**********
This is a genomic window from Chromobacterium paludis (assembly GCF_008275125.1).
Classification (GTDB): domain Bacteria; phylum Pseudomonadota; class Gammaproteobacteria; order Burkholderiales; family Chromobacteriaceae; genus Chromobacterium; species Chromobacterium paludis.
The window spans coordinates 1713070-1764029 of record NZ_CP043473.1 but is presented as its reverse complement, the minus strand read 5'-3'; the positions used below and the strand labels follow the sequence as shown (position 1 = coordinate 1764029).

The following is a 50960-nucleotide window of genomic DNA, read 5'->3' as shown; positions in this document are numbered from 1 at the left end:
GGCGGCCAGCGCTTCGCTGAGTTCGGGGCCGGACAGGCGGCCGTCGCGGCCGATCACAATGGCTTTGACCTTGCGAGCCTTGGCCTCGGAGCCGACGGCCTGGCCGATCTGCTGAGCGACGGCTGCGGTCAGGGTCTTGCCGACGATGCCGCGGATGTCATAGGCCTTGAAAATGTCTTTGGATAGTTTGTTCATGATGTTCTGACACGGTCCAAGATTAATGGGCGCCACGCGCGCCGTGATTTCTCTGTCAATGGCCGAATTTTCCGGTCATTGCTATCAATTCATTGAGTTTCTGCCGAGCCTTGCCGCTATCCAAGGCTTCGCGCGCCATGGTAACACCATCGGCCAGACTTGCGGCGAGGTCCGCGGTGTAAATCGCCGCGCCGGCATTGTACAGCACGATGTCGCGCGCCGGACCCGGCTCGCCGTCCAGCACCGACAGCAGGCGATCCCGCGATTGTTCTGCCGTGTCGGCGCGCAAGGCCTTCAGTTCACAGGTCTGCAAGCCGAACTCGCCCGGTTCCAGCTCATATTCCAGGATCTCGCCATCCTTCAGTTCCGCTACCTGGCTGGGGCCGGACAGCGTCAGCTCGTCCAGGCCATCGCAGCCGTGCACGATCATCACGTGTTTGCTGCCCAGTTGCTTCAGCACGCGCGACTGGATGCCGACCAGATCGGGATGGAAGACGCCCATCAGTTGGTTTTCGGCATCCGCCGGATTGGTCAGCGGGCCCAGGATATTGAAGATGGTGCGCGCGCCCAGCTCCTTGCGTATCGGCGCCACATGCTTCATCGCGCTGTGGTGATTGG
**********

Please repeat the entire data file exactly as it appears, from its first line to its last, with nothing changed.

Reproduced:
This is a genomic window from Chromobacterium paludis (assembly GCF_008275125.1).
Classification (GTDB): domain Bacteria; phylum Pseudomonadota; class Gammaproteobacteria; order Burkholderiales; family Chromobacteriaceae; genus Chromobacterium; species Chromobacterium paludis.
The window spans coordinates 1713070-1764029 of record NZ_CP043473.1 but is presented as its reverse complement, the minus strand read 5'-3'; the positions used below and the strand labels follow the sequence as shown (position 1 = coordinate 1764029).

The following is a 50960-nucleotide window of genomic DNA, read 5'->3' as shown; positions in this document are numbered from 1 at the left end:
GGCGGCCAGCGCTTCGCTGAGTTCGGGGCCGGACAGGCGGCCGTCGCGGCCGATCACAATGGCTTTGACCTTGCGAGCCTTGGCCTCGGAGCCGACGGCCTGGCCGATCTGCTGAGCGACGGCTGCGGTCAGGGTCTTGCCGACGATGCCGCGGATGTCATAGGCCTTGAAAATGTCTTTGGATAGTTTGTTCATGATGTTCTGACACGGTCCAAGATTAATGGGCGCCACGCGCGCCGTGATTTCTCTGTCAATGGCCGAATTTTCCGGTCATTGCTATCAATTCATTGAGTTTCTGCCGAGCCTTGCCGCTATCCAAGGCTTCGCGCGCCATGGTAACACCATCGGCCAGACTTGCGGCGAGGTCCGCGGTGTAAATCGCCGCGCCGGCATTGTACAGCACGATGTCGCGCGCCGGACCCGGCTCGCCGTCCAGCACCGACAGCAGGCGATCCCGCGATTGTTCTGCCGTGTCGGCGCGCAAGGCCTTCAGTTCACAGGTCTGCAAGCCGAACTCGCCCGGTTCCAGCTCATATTCCAGGATCTCGCCATCCTTCAGTTCCGCTACCTGGCTGGGGCCGGACAGCGTCAGCTCGTCCAGGCCATCGCAGCCGTGCACGATCATCACGTGTTTGCTGCCCAGTTGCTTCAGCACGCGCGACTGGATGCCGACCAGATCGGGATGGAAGACGCCCATCAGTTGGTTTTCGGCATCCGCCGGATTGGTCAGCGGGCCCAGGATATTGAAGATGGTGCGCGCGCCCAGCTCCTTGCGTATCGGCGCCACATGCTTCATCGCGCTGTGGTGATTGG